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Egypt Needs a Political Solution, for the Copts and the Brotherhood

Andrew Doran’s article [1] in National Review last week rightly notes the brutality undergone by the Copts in the aftermath of Egypt’s coup. He even compares the brutality with Nazi persecution of the Jews:

 The Muslim Brotherhood’s systematic and coordinated attacks against Christians in Egypt are reminiscent of Kristallnacht in Germany in 1938, when Nazi paramilitaries systematically vandalized Jewish homes, businesses, and synagogues and murdered scores of Jews in a disturbing foreshadowing of the fate of European Jews over the next few years. It is no accident that many Jews, including Barry Rubin and Jeffrey Goldberg, have been quick to raise the alarums over the persecution of Christians: They recognize the dangerous signs. “They have hatred in their hearts,” says Thabet of the Brotherhood, echoing observations commonly made of the National Socialists in 20th-century Germany.

But the Copt’s persecutors are not a well-organized military force, with a charismatic and powerful leader. Rather, they are a hurt and angry mob, with a rapidly dwindling leadership. Their acts of aggression against Coptic Christians seem less a calculated ruthless policy than the raged revenge of a hurt and angry people. Of course, this is not to excuse those horrendous actions. However, it does change the way in which we seek a solution to the problem.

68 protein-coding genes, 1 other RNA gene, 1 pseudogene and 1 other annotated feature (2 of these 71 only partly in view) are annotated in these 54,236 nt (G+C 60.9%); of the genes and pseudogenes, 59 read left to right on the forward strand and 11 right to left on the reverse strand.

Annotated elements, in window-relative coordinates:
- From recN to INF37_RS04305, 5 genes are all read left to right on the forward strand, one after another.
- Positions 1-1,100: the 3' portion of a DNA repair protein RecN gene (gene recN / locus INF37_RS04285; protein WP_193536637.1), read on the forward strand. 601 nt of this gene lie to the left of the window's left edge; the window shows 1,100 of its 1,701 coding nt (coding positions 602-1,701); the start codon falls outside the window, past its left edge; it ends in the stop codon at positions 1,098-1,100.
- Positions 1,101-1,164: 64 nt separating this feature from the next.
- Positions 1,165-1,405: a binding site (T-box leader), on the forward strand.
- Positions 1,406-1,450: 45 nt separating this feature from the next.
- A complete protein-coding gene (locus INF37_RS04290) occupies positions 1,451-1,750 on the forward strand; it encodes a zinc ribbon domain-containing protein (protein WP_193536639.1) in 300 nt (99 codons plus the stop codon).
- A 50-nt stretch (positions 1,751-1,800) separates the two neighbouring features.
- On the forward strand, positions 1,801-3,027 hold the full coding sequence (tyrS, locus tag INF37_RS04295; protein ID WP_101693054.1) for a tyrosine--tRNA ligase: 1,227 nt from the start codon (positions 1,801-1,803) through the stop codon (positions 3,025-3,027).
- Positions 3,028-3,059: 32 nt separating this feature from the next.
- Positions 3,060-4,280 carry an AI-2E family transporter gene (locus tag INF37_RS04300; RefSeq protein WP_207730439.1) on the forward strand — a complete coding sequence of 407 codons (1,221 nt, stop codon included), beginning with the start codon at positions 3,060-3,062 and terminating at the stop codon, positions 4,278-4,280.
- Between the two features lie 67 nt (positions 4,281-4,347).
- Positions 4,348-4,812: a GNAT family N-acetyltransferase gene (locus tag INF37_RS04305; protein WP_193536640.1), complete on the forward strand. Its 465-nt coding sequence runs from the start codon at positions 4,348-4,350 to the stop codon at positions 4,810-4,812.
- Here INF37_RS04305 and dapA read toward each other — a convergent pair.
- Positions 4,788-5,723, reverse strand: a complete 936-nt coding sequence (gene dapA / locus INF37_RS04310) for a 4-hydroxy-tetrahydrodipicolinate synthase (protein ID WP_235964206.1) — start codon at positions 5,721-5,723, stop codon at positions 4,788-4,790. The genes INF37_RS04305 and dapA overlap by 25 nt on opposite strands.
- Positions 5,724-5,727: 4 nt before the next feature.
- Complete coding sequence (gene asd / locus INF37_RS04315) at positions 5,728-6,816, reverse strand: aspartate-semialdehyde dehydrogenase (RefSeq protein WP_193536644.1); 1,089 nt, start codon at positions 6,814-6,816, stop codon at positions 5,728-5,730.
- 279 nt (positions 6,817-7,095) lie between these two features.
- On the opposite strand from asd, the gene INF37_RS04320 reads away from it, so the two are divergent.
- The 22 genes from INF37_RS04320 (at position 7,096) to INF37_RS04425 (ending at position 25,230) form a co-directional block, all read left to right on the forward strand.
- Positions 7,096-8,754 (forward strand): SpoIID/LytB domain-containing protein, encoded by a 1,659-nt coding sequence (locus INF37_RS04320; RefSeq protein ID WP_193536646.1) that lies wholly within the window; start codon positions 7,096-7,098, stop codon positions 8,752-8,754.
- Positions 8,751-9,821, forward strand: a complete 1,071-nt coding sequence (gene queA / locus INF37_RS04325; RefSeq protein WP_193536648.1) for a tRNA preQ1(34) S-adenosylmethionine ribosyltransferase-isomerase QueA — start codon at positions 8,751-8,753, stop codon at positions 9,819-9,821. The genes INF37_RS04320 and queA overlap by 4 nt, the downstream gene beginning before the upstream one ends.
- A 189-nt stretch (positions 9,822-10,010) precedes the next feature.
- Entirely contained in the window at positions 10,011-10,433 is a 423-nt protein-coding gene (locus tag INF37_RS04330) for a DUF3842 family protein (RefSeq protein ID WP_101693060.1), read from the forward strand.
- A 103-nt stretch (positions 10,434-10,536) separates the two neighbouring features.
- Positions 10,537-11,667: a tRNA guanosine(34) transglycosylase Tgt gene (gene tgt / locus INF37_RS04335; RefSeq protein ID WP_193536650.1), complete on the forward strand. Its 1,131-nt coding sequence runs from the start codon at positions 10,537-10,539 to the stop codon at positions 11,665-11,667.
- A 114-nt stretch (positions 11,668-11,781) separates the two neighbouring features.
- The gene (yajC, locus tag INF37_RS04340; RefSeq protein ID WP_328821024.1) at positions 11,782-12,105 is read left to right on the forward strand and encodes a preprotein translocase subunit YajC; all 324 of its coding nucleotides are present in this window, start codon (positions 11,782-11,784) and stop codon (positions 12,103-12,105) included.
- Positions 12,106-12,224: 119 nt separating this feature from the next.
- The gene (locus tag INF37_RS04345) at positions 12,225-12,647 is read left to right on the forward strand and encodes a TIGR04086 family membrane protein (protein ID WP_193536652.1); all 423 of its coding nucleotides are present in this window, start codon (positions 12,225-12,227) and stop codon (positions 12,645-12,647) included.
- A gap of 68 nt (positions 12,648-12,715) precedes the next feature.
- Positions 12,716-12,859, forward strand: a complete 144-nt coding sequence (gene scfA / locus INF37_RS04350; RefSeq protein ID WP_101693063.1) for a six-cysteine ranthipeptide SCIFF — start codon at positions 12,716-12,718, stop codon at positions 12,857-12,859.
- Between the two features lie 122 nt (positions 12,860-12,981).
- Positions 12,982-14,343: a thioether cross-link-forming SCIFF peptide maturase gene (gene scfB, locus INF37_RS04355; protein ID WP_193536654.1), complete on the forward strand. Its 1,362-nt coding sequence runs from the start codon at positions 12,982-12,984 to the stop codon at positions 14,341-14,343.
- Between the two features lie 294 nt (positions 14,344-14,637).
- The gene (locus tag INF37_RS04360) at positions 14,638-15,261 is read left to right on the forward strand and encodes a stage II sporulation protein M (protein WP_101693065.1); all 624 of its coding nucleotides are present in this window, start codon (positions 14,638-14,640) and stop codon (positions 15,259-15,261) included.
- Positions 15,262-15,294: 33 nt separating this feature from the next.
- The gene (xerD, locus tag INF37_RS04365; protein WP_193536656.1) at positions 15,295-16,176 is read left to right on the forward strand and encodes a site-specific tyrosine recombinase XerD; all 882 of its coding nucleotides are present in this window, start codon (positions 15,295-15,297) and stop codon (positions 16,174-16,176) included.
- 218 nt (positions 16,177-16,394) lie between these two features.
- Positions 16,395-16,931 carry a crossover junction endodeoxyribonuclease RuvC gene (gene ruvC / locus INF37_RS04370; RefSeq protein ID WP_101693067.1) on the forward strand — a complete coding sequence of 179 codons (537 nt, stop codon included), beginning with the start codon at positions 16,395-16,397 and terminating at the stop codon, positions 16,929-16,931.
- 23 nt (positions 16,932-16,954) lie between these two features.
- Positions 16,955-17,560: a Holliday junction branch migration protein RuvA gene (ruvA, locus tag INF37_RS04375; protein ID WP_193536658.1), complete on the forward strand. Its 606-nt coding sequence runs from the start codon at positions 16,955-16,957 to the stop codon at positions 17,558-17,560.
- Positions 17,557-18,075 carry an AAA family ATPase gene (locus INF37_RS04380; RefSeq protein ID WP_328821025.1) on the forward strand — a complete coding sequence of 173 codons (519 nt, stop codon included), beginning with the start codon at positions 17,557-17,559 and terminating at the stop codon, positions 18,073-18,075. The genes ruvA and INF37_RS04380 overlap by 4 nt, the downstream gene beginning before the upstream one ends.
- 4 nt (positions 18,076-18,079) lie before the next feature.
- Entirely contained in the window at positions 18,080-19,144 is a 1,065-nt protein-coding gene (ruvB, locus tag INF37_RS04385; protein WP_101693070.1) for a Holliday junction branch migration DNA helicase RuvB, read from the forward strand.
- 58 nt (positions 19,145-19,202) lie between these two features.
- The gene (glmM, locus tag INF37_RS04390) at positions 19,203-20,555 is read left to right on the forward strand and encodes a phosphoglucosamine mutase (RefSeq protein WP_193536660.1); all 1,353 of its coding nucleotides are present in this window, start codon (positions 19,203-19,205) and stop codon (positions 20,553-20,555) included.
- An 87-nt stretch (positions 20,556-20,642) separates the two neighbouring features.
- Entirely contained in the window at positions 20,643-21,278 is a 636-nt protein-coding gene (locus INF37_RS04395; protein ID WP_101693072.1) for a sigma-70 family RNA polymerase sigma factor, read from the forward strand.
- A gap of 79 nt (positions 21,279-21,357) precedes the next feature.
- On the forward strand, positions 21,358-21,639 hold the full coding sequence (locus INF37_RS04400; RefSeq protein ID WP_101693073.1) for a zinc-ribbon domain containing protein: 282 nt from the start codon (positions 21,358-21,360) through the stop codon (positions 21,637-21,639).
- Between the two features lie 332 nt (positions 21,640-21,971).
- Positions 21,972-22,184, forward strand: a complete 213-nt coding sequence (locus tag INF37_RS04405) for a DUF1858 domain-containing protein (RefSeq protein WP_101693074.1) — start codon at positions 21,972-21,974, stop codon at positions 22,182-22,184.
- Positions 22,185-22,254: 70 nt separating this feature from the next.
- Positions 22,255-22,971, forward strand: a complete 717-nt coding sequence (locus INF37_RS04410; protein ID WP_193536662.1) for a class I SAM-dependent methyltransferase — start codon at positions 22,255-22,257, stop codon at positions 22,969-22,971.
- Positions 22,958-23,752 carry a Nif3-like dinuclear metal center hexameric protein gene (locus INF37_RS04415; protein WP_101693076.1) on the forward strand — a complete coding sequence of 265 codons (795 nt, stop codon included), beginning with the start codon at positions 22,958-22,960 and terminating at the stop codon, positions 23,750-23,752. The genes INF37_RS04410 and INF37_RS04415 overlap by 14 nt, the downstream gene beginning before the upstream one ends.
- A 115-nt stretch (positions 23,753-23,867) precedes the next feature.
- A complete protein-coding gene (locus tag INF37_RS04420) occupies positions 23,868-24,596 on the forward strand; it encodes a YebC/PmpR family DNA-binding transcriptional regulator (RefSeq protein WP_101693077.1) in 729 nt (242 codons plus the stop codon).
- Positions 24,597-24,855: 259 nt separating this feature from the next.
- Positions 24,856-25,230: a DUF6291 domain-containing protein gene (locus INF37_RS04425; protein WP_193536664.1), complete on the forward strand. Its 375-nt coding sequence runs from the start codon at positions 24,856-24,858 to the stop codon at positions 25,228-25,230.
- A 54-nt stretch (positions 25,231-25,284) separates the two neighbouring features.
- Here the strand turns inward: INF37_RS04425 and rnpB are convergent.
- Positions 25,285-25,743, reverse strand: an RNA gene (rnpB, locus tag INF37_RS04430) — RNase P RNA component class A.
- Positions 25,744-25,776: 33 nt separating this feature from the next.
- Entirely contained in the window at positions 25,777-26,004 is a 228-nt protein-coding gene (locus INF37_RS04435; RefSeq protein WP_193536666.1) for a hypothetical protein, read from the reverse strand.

In Egypt, the mob and the military are not unified; rather, their very friction has helped instigate and foster this persecution, more or less. More military crackdown only seems to result in more Coptic persecution. Thus, a foreign military strengthening Egypt’s military arm is not likely to fix the problem. The Muslim Brotherhood’s leadership has been weakened significantly in recent weeks; this, as Eric Trager argued [2] in The New Republic, makes the group even harder to control and direct in a peaceable manner. And this does make sense: without leadership with whom to reason, the group will become more and more unreasonable:


… By disorganizing Egypt’s most cohesive Islamist group, the generals have turned hundreds of thousands of deeply ideological Muslim Brothers into free radicals, who will no longer listen to their typically cautious leaders. Many younger Muslim Brothers, in particular, lean towards Salafism, and their upbringing in the Brotherhood—whose motto concludes with the phrase “death for the sake of Allah is the highest of our aspirations”—has made them willing to die for Islamism, and possibly willing to fight for it as well.

In addition, one cannot exempt the military from blame in Coptic persecution: John Storm, acting Middle East director at Human Rights Watch, said [3] in a statement Thursday that “For weeks, everyone could see these attacks coming, with Muslim Brotherhood members accusing Coptic Christians of a role in [Morsi’s] ouster, but the authorities did little or nothing to prevent them.”

The military does not bring answers to Egypt’s current conflict, then – at least not long-term answers. Some form of representative government must be found to provide succor for the country’s minorities and appeasement to its religious majority. This is not to suggest that Western-style democracy will solve all the country’s problems – to the contrary, as Dan pointed out [4] here, the country must build liberty on its own terms, although this “may involve a degree of ‘bitter compromise’ and ‘balancing illiberal political forces’ that we Americans cannot begin to appreciate.”